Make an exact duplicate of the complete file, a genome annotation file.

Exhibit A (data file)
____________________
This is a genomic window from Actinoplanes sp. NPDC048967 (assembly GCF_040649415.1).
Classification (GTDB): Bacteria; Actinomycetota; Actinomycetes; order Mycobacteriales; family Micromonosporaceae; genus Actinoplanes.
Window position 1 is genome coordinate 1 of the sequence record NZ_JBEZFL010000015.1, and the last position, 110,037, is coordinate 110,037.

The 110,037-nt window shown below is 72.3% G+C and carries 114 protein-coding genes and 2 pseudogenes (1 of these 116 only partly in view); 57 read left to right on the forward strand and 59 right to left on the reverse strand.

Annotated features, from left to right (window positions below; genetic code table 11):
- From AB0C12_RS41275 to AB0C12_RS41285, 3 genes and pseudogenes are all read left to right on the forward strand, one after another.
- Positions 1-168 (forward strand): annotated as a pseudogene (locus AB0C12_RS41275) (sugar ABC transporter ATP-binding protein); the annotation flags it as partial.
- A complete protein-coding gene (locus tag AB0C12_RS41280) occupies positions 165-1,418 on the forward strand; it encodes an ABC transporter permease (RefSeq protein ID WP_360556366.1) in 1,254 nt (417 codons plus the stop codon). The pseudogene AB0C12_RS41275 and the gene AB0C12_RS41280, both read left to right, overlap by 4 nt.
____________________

This is a genomic window from Actinoplanes sp. NPDC048967 (assembly GCF_040649415.1).
Classification (GTDB): Bacteria; Actinomycetota; Actinomycetes; order Mycobacteriales; family Micromonosporaceae; genus Actinoplanes.
Window position 1 is genome coordinate 1 of the sequence record NZ_JBEZFL010000015.1, and the last position, 110,037, is coordinate 110,037.

The 110,037-nt window shown below is 72.3% G+C and carries 114 protein-coding genes and 2 pseudogenes (1 of these 116 only partly in view); 57 read left to right on the forward strand and 59 right to left on the reverse strand.

Annotated features, from left to right (window positions below; genetic code table 11):
- From AB0C12_RS41275 to AB0C12_RS41285, 3 genes and pseudogenes are all read left to right on the forward strand, one after another.
- Positions 1-168 (forward strand): annotated as a pseudogene (locus AB0C12_RS41275) (sugar ABC transporter ATP-binding protein); the annotation flags it as partial.
- A complete protein-coding gene (locus tag AB0C12_RS41280) occupies positions 165-1,418 on the forward strand; it encodes an ABC transporter permease (RefSeq protein ID WP_360556366.1) in 1,254 nt (417 codons plus the stop codon). The pseudogene AB0C12_RS41275 and the gene AB0C12_RS41280, both read left to right, overlap by 4 nt.